The Aura High Yield SME Fund is an unregistered managed investment scheme for wholesale clients only and is issued under an Information Memorandum by Aura Funds Management Pty Ltd (ABN 96 607 158 814, Authorised Representative No. 1233893 of Aura Capital Pty Ltd AFSL No. 366 230, ABN 48 143 700 887).

Any financial product advice given is of a general nature only. The information has been provided without taking into account the investment objectives, financial situation or needs of any particular investor. Therefore, before acting on the information contained in this report you should seek professional advice and consider whether the information is appropriate in light of your objectives, financial situation and needs.  

Montgomery, ACH and OMIFL do not guarantee the performance of the Fund, the repayment of any capital or any rate of return. Investing in any financial product is subject to investment risk including possible loss. Past performance is not a reliable indicator of future performance. Information in this report may be based on information provided by third parties that may not have been verified.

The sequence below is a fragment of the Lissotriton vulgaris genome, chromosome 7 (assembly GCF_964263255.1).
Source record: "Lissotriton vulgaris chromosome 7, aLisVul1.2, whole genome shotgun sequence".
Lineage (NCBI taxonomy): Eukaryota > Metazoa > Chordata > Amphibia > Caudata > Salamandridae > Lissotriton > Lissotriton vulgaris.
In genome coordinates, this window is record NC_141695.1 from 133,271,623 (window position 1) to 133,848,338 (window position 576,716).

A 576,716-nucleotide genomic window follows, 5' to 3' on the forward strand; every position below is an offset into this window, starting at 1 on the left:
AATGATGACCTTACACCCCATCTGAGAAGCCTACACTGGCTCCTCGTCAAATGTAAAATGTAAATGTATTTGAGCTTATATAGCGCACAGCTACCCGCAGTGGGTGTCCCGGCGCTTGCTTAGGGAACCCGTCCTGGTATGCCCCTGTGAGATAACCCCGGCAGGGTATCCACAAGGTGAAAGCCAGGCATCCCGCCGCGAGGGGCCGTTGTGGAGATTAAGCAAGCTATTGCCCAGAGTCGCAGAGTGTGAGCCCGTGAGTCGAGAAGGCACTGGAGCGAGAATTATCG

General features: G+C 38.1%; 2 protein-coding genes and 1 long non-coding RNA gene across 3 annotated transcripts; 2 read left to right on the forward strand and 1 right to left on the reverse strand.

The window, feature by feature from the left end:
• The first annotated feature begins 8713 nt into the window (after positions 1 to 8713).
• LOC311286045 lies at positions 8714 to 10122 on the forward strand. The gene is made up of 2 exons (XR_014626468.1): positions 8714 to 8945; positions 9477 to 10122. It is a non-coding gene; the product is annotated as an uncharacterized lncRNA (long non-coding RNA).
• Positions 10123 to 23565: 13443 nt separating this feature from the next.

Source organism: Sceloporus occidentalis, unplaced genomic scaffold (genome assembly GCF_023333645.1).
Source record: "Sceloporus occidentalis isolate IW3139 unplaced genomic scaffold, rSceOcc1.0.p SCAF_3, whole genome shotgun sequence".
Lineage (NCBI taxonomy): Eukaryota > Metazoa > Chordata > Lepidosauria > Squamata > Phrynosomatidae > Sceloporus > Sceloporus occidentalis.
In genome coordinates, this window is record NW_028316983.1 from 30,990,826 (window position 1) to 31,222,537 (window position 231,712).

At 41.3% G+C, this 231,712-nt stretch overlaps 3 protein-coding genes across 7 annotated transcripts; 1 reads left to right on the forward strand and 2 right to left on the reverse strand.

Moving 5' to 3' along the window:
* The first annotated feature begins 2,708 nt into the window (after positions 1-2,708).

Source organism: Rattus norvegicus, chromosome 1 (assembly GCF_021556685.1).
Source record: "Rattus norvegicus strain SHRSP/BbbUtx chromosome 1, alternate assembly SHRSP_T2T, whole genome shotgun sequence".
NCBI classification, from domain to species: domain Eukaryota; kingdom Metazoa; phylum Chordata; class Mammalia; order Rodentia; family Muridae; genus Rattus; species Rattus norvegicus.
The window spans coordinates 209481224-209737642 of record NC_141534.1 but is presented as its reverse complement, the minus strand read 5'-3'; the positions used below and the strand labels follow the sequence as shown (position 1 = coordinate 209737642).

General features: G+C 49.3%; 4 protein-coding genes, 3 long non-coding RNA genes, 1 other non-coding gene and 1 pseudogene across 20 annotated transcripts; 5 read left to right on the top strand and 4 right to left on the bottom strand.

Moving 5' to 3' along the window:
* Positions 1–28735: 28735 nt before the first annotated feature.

INVEST WITH MONTGOMERY

Roger Montgomery is the Founder and Chairman of Montgomery Investment Management. Roger has over three decades of experience in funds management and related activities, including equities analysis, equity and derivatives strategy, trading and stockbroking. Prior to establishing Montgomery, Roger held positions at Ord Minnett Jardine Fleming, BT (Australia) Limited and Merrill Lynch.

This post was contributed by a representative of Montgomery Investment Management Pty Limited (AFSL No. 354564). The principal purpose of this post is to provide factual information and not provide financial product advice. Additionally, the information provided is not intended to provide any recommendation or opinion about any financial product. Any commentary and statements of opinion however may contain general advice only that is prepared without taking into account your personal objectives, financial circumstances or needs. Because of this, before acting on any of the information provided, you should always consider its appropriateness in light of your personal objectives, financial circumstances and needs and should consider seeking independent advice from a financial advisor if necessary before making any decisions. This post specifically excludes personal advice.